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Finally down from its shelf he dragged the ponderous Roman,
Seated himself at the window, and opened the book, and in silence
Turned o'er the well-worn leaves, where thumbmarks thick on the margin,
Like the trample of feet, proclaimed the battle was hottest.
Nothing was heard in the room but the hurrying pen of the stripling,
Busily writing epistles important, to go by the May Flower,
Ready to sail on the morrow, or next day at latest, God willing!
Homeward bound with the tidings of all that terrible winter,
Letters written by Alden, and full of the name of Priscilla,
Full of the name and the fame of the Puritan
maiden Priscilla !
LOVE AND FRIENDSHIP.
NOTHING was heard in the room but the hurrying pen of the stripling,
Or an occasional sigh from the laboring heart of the Captain,
Reading the marvellous words and achieve
ments of Julius Cæsar.
After a while he exclaimed, as he smote with his hand, palm downwards,
Heavily on the page: "A wonderful man was
You are a writer, and I am a fighter, but here is a fellow
Who could both write and fight, and in both
was equally skilful!”
Straightway answered and spake John Alden,
the comely, the youthful:
"Yes, he was equally skilled, as you say, with his pen and his weapons.
Somewhere have I read, but where I forget, he could dictate
Seven letters at once, at the same time writing his memoirs."
"Truly," continued the Captain, not heeding
or hearing the other,
"Truly a wonderful man was Caius Julius
Better be first, he said, in a little Iberian
Than be second in Rome, and I think he was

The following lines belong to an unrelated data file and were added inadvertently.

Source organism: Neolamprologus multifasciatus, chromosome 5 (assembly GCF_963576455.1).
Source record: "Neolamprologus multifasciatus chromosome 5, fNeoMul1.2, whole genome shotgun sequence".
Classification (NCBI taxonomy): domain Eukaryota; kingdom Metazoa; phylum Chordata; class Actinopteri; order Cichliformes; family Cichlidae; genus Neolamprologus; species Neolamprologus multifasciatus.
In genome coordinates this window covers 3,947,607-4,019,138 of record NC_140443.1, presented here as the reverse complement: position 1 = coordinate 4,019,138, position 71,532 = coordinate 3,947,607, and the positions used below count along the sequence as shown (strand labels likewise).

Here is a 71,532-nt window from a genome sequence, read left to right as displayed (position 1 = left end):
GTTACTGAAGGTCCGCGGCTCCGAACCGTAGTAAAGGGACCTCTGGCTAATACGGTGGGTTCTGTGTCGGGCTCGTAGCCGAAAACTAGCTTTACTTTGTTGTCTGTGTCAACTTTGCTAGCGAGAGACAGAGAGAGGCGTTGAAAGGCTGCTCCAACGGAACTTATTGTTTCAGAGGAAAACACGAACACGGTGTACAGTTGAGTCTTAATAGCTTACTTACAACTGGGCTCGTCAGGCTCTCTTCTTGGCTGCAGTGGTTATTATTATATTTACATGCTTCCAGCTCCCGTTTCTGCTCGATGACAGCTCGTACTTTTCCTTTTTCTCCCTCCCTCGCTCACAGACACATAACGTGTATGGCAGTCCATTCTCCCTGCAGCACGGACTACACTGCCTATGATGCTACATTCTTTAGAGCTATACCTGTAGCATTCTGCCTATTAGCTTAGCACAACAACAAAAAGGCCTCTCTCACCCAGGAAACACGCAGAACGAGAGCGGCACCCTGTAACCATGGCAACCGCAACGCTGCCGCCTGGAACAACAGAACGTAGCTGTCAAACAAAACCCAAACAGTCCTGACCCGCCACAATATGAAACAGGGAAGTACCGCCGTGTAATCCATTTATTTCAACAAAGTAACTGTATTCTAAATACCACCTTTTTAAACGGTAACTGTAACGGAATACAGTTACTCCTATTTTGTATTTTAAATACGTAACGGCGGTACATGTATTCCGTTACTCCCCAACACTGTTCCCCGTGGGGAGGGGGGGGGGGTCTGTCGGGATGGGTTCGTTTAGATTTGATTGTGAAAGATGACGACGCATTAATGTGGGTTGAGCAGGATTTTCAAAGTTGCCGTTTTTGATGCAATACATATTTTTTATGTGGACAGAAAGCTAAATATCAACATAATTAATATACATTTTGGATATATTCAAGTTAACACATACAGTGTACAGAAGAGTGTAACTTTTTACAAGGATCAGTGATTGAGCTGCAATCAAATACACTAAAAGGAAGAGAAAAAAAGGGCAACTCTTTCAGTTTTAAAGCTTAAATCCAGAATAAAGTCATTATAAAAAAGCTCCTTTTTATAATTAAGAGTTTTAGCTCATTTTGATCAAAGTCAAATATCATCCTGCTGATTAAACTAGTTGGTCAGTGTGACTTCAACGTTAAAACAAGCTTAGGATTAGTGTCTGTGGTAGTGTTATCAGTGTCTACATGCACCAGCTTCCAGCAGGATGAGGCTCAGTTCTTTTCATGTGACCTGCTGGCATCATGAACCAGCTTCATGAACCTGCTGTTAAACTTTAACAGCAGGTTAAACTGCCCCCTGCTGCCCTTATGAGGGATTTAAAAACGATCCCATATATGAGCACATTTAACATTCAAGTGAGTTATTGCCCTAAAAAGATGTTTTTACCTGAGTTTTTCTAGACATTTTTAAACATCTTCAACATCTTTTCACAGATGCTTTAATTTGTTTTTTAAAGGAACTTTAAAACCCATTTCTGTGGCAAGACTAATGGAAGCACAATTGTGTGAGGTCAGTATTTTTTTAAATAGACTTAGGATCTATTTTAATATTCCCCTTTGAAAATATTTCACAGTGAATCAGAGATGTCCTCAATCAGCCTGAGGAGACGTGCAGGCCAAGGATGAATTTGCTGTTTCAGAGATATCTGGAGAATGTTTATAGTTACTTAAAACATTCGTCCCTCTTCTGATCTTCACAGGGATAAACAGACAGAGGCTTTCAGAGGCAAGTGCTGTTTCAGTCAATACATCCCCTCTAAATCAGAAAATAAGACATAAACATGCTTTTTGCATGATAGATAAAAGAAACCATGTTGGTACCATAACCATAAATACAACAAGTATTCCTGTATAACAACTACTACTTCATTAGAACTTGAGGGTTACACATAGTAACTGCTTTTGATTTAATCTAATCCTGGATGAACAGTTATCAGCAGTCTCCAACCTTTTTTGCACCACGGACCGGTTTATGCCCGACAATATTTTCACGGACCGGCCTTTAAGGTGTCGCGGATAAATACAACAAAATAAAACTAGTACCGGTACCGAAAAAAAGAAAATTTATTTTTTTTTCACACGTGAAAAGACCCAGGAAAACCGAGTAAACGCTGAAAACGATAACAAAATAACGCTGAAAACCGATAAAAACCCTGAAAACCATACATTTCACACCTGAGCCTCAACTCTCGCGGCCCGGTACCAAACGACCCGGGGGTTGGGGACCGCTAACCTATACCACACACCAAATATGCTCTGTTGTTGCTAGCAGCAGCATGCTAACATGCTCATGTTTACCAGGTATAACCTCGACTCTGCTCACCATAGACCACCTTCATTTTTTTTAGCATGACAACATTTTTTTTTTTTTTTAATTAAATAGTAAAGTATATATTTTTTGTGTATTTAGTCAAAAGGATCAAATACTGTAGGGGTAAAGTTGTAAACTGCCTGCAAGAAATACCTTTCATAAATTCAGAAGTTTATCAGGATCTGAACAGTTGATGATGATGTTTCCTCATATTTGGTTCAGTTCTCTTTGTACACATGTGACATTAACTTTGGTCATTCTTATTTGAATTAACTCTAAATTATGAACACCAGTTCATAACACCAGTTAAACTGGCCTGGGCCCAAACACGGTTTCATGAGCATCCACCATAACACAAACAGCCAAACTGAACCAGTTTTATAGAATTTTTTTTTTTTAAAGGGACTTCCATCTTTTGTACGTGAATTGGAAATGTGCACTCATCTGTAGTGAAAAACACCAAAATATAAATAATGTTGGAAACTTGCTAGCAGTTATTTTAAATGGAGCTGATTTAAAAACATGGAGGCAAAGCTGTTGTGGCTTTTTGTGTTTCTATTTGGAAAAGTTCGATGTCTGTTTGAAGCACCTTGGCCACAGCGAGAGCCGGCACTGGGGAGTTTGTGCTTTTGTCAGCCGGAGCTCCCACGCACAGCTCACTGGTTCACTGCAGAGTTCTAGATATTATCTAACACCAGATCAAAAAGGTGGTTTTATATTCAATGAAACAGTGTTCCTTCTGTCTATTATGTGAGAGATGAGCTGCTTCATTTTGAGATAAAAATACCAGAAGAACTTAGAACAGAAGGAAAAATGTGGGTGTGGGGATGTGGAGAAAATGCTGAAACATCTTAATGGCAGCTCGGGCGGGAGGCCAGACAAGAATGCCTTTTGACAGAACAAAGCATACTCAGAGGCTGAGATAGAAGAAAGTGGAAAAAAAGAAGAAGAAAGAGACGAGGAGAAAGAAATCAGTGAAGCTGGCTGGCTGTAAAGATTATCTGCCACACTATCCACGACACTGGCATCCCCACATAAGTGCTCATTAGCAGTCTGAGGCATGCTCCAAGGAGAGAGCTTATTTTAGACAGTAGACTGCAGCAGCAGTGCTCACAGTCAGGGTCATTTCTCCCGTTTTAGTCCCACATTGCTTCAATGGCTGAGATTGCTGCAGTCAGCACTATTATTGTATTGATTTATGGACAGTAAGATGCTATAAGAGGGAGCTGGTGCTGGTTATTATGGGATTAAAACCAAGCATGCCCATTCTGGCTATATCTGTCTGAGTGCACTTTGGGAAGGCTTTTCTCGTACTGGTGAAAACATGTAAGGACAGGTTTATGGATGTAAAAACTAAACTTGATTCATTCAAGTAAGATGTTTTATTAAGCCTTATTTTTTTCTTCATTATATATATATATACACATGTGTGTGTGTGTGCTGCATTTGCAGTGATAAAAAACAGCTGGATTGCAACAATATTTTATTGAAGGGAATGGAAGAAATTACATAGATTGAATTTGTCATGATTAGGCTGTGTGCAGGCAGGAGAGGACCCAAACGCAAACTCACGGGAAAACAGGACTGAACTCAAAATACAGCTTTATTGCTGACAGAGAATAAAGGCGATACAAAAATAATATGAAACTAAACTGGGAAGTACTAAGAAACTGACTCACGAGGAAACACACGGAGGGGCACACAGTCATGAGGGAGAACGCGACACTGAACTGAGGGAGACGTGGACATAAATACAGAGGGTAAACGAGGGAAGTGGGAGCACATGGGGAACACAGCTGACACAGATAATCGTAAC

right when he said it.
Twice was he married before he was twenty, and many times after;
Battles five hundred he fought, and a thousand cities he conquered ;
He, too, fought in Flanders, as he himself has
Finally he was stabbed by his friend, the orator
Now, do you know what he did on a certain occasion in Flanders,
When the rear-guard of his army retreated, the front giving way too,
And the immortal Twelfth Legion was crowded so closely together
There was no room for their swords? Why, he seized a shield from a soldier,
Put himself straight at the head of his troops, and commanded the captains,
Calling on each by his name, to order forward the ensigns;
Then to widen the ranks, and give more room
for their weapons ;
So he won the day, the battle of something-or
That's what I always say; if you wish a thing to be well done,
You must do it yourself, you must not leave it to others!"
All was silent again; the Captain continued his reading.
Nothing was heard in the room but the hurrying pen of the stripling
Writing epistles important to go next day by the May Flower,
Filled with the name and the fame of the Puritan maiden Priscilla ;
Every sentence began or closed with the name of Priscilla,
Till the treacherous pen, to which he confided
Strove to betray it by singing and shouting the name of Priscilla !